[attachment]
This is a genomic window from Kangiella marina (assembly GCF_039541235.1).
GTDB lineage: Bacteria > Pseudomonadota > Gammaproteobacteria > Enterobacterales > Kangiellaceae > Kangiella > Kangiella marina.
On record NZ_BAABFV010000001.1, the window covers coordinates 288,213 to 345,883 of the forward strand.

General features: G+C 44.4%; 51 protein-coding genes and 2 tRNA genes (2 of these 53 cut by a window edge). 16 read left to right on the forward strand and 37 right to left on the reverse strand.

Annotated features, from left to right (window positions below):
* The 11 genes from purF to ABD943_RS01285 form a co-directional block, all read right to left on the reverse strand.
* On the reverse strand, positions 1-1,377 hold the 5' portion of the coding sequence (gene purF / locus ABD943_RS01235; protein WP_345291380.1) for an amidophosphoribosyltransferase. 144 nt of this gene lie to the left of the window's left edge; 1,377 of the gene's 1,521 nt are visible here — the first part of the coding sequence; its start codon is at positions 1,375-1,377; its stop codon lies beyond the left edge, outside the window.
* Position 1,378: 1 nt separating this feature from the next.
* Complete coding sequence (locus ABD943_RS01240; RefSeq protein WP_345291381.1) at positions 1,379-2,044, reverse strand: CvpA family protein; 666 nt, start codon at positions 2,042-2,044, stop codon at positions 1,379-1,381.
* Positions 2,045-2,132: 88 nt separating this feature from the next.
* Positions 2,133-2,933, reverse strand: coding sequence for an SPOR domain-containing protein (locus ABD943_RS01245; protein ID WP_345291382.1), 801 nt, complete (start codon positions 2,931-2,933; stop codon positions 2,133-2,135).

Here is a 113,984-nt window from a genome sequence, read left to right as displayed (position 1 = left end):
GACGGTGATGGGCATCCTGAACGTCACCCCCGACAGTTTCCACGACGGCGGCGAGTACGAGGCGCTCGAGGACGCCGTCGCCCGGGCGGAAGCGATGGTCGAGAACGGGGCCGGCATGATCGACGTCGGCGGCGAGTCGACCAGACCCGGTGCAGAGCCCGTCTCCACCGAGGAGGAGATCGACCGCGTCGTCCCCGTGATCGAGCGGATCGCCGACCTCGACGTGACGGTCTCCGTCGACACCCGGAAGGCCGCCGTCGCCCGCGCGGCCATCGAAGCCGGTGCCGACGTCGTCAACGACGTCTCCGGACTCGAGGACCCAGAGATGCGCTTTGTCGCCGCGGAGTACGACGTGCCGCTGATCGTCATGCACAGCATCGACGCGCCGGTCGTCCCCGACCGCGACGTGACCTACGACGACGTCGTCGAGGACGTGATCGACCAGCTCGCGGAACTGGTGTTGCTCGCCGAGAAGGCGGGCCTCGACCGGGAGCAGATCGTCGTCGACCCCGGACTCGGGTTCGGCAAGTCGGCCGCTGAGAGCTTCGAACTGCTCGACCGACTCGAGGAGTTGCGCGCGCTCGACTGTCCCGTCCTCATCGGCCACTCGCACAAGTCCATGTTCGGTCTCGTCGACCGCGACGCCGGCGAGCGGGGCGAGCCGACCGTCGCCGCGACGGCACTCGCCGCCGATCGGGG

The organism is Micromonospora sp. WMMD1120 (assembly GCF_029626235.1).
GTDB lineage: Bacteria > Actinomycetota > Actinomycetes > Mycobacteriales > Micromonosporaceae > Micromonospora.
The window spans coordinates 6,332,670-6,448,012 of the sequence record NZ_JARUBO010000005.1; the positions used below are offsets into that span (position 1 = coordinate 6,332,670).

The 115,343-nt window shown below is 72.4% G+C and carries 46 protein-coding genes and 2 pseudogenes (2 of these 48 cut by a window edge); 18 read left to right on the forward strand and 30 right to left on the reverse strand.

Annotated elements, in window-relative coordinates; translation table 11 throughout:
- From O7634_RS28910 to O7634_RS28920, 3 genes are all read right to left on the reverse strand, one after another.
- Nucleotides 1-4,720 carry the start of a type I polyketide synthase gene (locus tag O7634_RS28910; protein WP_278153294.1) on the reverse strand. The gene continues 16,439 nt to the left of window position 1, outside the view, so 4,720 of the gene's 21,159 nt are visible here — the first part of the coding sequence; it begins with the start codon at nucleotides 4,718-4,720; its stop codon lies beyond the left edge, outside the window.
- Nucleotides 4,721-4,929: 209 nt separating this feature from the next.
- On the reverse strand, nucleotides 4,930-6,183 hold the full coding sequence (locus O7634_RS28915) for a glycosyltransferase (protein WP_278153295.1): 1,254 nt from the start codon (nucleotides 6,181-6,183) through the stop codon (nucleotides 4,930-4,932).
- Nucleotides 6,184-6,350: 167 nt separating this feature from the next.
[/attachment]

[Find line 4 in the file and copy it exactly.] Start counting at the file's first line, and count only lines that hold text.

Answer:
General features: G+C 44.4%; 51 protein-coding genes and 2 tRNA genes (2 of these 53 cut by a window edge). 16 read left to right on the forward strand and 37 right to left on the reverse strand.